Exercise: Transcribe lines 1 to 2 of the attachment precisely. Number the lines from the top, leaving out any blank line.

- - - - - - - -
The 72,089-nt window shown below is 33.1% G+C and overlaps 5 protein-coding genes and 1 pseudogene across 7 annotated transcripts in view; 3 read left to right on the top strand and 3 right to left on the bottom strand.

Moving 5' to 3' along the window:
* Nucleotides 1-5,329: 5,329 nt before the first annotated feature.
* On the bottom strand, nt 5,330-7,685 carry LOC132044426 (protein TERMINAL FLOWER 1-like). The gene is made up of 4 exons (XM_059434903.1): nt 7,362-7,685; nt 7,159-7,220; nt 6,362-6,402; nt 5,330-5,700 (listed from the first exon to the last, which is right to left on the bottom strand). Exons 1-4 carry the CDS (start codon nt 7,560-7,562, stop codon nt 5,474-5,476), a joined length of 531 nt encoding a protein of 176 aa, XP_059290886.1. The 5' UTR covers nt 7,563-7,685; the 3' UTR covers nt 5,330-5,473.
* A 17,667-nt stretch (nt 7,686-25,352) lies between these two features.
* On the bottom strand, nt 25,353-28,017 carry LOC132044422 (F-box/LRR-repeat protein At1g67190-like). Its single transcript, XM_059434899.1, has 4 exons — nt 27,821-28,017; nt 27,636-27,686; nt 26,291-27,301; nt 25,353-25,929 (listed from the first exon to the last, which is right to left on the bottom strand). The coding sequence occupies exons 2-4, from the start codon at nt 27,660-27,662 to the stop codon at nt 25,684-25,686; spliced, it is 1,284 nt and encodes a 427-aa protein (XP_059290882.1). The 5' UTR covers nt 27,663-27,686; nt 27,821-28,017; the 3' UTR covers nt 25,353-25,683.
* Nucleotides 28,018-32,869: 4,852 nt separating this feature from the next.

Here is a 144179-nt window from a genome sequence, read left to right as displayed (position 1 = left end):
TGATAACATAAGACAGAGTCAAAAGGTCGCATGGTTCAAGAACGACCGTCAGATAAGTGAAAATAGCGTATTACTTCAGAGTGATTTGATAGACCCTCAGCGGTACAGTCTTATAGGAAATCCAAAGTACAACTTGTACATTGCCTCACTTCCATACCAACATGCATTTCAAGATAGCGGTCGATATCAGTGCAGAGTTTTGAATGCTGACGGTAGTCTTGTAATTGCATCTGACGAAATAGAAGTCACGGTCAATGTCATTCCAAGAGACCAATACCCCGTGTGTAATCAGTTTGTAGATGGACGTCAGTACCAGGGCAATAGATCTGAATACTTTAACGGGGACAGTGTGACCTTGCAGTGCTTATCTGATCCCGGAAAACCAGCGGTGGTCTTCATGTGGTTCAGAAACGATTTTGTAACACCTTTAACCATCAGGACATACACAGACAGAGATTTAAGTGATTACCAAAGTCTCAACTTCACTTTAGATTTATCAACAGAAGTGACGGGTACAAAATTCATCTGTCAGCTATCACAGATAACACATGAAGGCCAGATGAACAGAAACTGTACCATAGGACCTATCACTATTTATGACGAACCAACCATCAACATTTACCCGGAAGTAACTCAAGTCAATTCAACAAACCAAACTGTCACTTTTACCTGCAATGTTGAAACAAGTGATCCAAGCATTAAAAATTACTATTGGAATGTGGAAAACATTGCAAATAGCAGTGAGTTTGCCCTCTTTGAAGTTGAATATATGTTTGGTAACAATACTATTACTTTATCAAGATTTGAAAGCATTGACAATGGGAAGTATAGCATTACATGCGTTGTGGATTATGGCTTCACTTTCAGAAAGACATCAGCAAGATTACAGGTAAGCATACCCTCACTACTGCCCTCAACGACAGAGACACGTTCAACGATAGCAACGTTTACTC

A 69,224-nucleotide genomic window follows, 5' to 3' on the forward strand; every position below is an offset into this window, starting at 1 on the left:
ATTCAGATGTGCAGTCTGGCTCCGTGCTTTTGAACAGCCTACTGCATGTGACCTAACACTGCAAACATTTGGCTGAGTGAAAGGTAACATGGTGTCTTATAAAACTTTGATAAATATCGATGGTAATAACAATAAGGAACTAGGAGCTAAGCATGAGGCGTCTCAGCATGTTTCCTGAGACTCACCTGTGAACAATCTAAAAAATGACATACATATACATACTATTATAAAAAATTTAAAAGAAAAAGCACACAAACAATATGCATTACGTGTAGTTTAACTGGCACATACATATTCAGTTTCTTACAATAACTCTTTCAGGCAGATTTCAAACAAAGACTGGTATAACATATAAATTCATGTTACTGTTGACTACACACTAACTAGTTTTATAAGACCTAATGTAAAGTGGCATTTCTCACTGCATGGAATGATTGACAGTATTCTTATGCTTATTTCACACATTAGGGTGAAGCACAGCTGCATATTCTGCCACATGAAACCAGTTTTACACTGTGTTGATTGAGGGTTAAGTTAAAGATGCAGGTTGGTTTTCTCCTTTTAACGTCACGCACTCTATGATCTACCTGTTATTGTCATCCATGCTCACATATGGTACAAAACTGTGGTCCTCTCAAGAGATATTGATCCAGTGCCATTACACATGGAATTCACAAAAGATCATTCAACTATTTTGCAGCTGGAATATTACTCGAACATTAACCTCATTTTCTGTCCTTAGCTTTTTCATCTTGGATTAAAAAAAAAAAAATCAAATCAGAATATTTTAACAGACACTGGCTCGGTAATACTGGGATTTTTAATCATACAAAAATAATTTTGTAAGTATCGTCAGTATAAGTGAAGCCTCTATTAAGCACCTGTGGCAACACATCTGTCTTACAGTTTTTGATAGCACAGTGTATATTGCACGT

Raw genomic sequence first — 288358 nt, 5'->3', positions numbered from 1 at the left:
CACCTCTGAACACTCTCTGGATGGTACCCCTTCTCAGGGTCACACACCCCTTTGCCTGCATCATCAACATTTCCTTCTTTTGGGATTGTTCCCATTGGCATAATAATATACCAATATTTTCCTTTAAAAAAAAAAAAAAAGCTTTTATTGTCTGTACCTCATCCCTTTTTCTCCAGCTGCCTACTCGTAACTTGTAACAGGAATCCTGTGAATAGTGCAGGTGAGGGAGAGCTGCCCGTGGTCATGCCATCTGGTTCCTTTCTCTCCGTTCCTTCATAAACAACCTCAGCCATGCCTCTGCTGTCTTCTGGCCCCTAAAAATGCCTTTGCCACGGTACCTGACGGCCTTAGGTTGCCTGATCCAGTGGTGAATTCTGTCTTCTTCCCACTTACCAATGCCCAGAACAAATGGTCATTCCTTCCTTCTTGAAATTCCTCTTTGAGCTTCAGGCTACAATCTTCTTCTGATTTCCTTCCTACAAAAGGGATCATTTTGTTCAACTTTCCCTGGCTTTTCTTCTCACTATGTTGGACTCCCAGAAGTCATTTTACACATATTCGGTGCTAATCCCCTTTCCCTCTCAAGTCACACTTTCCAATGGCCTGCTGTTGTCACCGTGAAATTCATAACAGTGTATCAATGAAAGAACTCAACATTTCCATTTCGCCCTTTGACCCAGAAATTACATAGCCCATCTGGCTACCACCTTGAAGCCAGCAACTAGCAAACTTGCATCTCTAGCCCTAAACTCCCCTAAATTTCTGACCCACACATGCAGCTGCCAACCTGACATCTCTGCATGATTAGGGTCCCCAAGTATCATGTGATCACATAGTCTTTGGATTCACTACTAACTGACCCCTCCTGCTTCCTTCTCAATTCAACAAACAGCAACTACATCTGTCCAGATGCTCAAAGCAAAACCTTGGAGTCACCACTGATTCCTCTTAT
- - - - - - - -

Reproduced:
The 72,089-nt window shown below is 33.1% G+C and overlaps 5 protein-coding genes and 1 pseudogene across 7 annotated transcripts in view; 3 read left to right on the top strand and 3 right to left on the bottom strand.

Moving 5' to 3' along the window: